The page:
The Forbidden Door, The Devil’s Violin. Belgrade Theatre, Feb 27
The Forbidden Door plays on that grit in the oyster of every story worth telling: the warning not to taste that fruit, not to stay past midnight, not to open that door.
To do so is a vital part of growing up, of being human: the need to explore, to know, to see, to experience.
Of course, such things come at a price: there are risks involved. The safety we cherish is only realised once it is put in jeopardy.
Daniel Morden is a storyteller in supreme command of his craft. Backed by a string trio of formidable virtuosity, he weaves before our eyes and ears tales of adventure, romance, treachery.
Many of the stories are so old their origins have been long forgotten. I recognised a few: Phaeton’s seizure of his father the sun god’s burning chariot; and the beautiful story of the Mustard Seed that I first encountered in Buddhist mythology.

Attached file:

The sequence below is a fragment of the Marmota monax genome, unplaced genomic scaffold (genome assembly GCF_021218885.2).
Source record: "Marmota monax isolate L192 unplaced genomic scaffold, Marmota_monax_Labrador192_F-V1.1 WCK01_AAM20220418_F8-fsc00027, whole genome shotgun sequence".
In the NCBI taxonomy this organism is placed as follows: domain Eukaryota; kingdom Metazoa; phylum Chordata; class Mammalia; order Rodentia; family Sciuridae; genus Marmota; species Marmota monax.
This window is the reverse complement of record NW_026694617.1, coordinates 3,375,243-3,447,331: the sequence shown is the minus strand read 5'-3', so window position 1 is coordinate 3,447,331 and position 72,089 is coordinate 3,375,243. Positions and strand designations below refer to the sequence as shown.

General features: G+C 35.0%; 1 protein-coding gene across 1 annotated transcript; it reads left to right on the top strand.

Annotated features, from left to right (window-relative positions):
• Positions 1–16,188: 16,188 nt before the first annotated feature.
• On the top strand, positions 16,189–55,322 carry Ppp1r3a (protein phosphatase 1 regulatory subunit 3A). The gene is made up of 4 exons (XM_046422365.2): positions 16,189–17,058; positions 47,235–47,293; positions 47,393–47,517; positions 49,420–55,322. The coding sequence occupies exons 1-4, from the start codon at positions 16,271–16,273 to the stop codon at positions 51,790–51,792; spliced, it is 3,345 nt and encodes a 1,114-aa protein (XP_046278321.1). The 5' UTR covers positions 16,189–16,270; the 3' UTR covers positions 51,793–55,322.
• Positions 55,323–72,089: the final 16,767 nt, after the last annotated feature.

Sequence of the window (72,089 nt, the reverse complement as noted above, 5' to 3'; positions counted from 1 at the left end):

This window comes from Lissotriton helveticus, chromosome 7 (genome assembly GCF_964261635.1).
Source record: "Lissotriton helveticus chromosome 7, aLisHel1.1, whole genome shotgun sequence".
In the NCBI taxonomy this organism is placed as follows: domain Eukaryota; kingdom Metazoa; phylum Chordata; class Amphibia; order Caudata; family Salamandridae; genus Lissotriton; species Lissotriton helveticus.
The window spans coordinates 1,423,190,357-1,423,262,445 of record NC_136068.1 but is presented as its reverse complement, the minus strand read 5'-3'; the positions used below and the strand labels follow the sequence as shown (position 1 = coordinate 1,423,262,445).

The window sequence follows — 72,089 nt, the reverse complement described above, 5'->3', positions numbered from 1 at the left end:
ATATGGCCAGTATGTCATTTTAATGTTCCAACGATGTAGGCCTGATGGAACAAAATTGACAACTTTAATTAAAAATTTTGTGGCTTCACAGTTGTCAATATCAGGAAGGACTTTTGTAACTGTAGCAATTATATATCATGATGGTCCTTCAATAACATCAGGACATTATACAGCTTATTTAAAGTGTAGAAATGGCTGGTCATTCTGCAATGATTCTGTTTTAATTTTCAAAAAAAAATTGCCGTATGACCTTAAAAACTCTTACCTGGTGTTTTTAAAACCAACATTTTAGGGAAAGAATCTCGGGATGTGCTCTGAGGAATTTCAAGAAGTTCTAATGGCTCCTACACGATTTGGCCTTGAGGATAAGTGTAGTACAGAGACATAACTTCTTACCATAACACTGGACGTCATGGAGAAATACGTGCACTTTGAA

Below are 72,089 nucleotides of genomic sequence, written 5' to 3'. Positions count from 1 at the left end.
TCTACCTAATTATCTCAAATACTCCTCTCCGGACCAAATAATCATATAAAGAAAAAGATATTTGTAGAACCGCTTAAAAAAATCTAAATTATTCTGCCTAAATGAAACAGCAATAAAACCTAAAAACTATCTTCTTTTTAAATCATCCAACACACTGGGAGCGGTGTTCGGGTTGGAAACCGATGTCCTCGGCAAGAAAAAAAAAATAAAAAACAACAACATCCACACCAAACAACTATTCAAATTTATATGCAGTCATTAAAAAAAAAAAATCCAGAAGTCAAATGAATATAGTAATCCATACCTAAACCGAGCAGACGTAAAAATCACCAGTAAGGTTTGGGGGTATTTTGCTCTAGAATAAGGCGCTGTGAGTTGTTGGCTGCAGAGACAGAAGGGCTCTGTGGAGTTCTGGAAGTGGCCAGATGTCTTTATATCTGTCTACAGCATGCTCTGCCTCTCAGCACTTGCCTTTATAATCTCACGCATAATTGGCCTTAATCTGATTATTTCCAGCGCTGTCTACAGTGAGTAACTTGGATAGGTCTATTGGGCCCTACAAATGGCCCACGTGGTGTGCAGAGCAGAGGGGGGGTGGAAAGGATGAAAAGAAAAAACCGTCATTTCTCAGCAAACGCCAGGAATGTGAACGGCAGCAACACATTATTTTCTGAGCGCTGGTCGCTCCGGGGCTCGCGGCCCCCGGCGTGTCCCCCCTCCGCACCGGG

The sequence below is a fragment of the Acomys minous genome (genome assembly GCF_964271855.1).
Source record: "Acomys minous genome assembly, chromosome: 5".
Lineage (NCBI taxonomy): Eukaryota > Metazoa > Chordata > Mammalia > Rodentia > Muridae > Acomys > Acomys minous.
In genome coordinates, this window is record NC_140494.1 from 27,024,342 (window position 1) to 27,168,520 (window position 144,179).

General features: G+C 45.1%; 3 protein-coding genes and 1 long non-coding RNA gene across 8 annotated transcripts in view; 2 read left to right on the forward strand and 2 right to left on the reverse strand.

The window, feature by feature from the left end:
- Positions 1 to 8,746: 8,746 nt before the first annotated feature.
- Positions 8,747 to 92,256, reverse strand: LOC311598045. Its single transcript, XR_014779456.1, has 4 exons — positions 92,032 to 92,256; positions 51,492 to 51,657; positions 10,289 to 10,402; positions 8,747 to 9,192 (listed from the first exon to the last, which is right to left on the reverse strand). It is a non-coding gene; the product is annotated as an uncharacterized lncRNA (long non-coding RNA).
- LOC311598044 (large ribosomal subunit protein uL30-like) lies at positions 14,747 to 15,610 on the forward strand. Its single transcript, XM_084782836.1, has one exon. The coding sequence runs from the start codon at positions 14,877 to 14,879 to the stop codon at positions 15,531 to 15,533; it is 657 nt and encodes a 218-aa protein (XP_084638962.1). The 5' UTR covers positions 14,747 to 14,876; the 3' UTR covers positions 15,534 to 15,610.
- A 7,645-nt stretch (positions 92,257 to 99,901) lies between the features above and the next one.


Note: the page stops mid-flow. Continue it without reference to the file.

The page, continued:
There were others: in the beginning human beings were offered the choice between two boxes, one white promising all good things in the world; the other, black, containing all evil. We opened both, and thereafter lay a thousand tales of transgression and restoration.
This cinema of the mind is made entirely of words and music. The score reflects and drives the tales as they blossom and weave their tangled skein of fruits and flowers, some wholesome, some not.
We fly to far off places, we encounter magical beings. We encounter the secrets of life, behind the forbidden door.
By Nick Le Mesurier